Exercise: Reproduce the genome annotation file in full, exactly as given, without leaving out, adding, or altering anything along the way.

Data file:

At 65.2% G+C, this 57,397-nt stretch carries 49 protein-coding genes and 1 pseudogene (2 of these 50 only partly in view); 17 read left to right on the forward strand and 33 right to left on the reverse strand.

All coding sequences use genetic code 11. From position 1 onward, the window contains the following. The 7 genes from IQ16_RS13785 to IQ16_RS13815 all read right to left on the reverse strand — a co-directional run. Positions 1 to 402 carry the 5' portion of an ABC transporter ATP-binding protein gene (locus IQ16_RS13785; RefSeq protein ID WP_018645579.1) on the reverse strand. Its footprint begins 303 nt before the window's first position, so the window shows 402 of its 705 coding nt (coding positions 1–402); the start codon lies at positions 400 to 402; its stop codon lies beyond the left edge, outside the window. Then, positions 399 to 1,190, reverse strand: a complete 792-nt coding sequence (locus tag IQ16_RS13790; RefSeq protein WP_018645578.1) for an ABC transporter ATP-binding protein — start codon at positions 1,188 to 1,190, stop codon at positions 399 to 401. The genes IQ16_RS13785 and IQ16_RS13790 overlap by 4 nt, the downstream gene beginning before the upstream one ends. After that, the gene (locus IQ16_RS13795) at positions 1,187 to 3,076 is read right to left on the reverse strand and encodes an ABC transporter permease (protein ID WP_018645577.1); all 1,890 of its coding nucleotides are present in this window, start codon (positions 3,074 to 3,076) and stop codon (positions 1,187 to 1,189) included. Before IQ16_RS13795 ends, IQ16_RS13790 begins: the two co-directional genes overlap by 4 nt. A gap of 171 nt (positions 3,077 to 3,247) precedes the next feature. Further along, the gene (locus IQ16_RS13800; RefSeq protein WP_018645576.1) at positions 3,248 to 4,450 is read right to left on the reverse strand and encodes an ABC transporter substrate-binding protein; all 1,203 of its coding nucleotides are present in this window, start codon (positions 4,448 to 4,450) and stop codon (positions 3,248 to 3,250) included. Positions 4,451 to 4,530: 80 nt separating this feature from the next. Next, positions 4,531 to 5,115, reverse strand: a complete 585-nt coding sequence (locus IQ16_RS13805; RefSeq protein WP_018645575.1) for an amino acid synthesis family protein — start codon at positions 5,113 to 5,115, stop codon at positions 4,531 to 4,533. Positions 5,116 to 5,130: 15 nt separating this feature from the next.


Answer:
At 65.2% G+C, this 57,397-nt stretch carries 49 protein-coding genes and 1 pseudogene (2 of these 50 only partly in view); 17 read left to right on the forward strand and 33 right to left on the reverse strand.

All coding sequences use genetic code 11. From position 1 onward, the window contains the following. The 7 genes from IQ16_RS13785 to IQ16_RS13815 all read right to left on the reverse strand — a co-directional run. Positions 1 to 402 carry the 5' portion of an ABC transporter ATP-binding protein gene (locus IQ16_RS13785; RefSeq protein ID WP_018645579.1) on the reverse strand. Its footprint begins 303 nt before the window's first position, so the window shows 402 of its 705 coding nt (coding positions 1–402); the start codon lies at positions 400 to 402; its stop codon lies beyond the left edge, outside the window. Then, positions 399 to 1,190, reverse strand: a complete 792-nt coding sequence (locus tag IQ16_RS13790; RefSeq protein WP_018645578.1) for an ABC transporter ATP-binding protein — start codon at positions 1,188 to 1,190, stop codon at positions 399 to 401. The genes IQ16_RS13785 and IQ16_RS13790 overlap by 4 nt, the downstream gene beginning before the upstream one ends. After that, the gene (locus IQ16_RS13795) at positions 1,187 to 3,076 is read right to left on the reverse strand and encodes an ABC transporter permease (protein ID WP_018645577.1); all 1,890 of its coding nucleotides are present in this window, start codon (positions 3,074 to 3,076) and stop codon (positions 1,187 to 1,189) included. Before IQ16_RS13795 ends, IQ16_RS13790 begins: the two co-directional genes overlap by 4 nt. A gap of 171 nt (positions 3,077 to 3,247) precedes the next feature. Further along, the gene (locus IQ16_RS13800; RefSeq protein WP_018645576.1) at positions 3,248 to 4,450 is read right to left on the reverse strand and encodes an ABC transporter substrate-binding protein; all 1,203 of its coding nucleotides are present in this window, start codon (positions 4,448 to 4,450) and stop codon (positions 3,248 to 3,250) included. Positions 4,451 to 4,530: 80 nt separating this feature from the next. Next, positions 4,531 to 5,115, reverse strand: a complete 585-nt coding sequence (locus IQ16_RS13805; RefSeq protein WP_018645575.1) for an amino acid synthesis family protein — start codon at positions 5,113 to 5,115, stop codon at positions 4,531 to 4,533. Positions 5,116 to 5,130: 15 nt separating this feature from the next.